The U.S. Department of Justice has declined to comment to WW whether and how the shooting of an apparently mentally ill person by a central precinct police officer last week will affect a recently launched DOJ investigation of the Portland Police Bureau.

Nevertheless, it's clear DOJ officials will be looking over the bureau's shoulder as it investigates the incident internally. On Thursday, Officer Dane Reister fired four lethal shotgun rounds from a gun that was supposed to have been loaded only with beanbags. Instead of beanbags, five pellets struck William Kyle Monroe in the hip area, police said, leaving Monroe hospitalized and city officials issuing heretofore rare apologies. Monroe is expected to survive and is reportedly in fair condition as of Monday.

Last month, the DOJ sent a top deputy to Portland to determine whether the Portland Police Bureau has exhibited a pattern of civil rights abuses. The review focuses on police use of force in incidents involving mentally ill people. Skeptics such as Dave Park, an attorney who represents clients in police misconduct cases, worry the federal review won't amount to much.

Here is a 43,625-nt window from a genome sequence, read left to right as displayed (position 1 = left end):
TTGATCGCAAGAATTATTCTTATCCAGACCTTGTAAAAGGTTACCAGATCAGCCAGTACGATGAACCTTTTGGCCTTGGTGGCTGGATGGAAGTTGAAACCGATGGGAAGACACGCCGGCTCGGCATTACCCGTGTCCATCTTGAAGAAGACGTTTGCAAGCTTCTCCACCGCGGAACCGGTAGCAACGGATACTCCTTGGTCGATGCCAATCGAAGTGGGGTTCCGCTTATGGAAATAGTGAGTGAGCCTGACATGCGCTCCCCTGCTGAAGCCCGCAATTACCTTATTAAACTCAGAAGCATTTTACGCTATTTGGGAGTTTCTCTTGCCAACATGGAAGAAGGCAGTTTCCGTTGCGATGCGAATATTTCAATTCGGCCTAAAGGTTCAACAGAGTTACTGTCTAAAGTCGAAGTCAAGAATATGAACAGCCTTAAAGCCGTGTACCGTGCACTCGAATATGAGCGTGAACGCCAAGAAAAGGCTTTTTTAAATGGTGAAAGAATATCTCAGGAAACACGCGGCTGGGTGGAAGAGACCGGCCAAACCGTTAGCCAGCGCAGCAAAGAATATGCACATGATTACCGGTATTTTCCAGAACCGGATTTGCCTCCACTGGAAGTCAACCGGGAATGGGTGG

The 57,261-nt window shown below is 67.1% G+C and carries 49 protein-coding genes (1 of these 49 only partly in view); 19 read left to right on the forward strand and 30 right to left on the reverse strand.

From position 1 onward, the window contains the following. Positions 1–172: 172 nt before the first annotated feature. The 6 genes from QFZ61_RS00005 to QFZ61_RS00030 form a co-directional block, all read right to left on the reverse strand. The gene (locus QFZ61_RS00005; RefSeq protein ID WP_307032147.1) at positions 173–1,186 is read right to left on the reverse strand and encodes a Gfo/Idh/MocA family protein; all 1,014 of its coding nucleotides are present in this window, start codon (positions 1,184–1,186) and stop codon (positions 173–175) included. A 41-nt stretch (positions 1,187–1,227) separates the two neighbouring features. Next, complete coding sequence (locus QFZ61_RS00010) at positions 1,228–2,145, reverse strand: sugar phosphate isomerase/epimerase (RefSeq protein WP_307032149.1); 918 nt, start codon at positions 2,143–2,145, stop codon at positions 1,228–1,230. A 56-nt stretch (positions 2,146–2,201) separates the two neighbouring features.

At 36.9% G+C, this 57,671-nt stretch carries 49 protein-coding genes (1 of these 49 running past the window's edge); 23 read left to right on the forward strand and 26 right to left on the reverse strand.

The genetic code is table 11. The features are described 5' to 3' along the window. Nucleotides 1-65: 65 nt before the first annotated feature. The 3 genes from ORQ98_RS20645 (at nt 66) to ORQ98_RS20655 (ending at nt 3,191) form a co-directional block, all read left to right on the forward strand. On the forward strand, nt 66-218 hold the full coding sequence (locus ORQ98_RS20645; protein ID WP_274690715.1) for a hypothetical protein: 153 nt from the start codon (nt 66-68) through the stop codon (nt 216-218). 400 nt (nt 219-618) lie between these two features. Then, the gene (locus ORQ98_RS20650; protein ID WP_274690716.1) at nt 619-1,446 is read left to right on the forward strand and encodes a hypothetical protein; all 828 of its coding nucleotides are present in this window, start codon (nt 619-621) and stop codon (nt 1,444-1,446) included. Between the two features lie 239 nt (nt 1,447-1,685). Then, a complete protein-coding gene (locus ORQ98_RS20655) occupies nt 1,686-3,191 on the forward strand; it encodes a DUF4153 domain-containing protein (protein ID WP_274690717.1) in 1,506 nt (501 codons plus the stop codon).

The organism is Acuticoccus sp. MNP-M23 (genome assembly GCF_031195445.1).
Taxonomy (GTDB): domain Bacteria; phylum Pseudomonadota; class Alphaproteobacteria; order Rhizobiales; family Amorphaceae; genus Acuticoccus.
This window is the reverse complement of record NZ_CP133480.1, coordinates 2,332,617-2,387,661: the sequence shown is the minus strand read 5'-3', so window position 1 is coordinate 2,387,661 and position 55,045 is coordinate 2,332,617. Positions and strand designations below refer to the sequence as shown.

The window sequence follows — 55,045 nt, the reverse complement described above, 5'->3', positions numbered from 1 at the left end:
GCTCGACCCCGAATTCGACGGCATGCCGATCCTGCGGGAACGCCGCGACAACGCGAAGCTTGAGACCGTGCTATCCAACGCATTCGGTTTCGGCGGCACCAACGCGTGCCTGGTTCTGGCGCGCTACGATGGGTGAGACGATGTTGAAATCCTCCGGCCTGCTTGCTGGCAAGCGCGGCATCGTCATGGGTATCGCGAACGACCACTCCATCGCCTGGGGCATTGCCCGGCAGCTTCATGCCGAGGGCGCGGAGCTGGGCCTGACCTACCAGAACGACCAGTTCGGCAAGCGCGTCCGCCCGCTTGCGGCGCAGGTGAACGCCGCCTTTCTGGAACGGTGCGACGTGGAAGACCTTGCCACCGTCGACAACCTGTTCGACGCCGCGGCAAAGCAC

"The DOJ could come out with a report for findings of policy changes, and it wouldn't make any difference," says Dave Park, an attorney who represents clients in police misconduct cases. "The policy is not the problem, the internal accountability is the problem: There isn't any."

In particular, Park is perturbed by the shortage of facts in the public domain following Thursday's shooting.

Correction: A previous version of this post misquoted Police Sgt. Pete Simpson as saying the Independent Police Review Division would release more information about the incident in the next few weeks. The IRPD doesn't release information about ongoing investigations. Simpson said it's the police who will release more information — when the criminal investigation ends and the bureau forwards the case to the district attorney. That could be a few weeks, he said.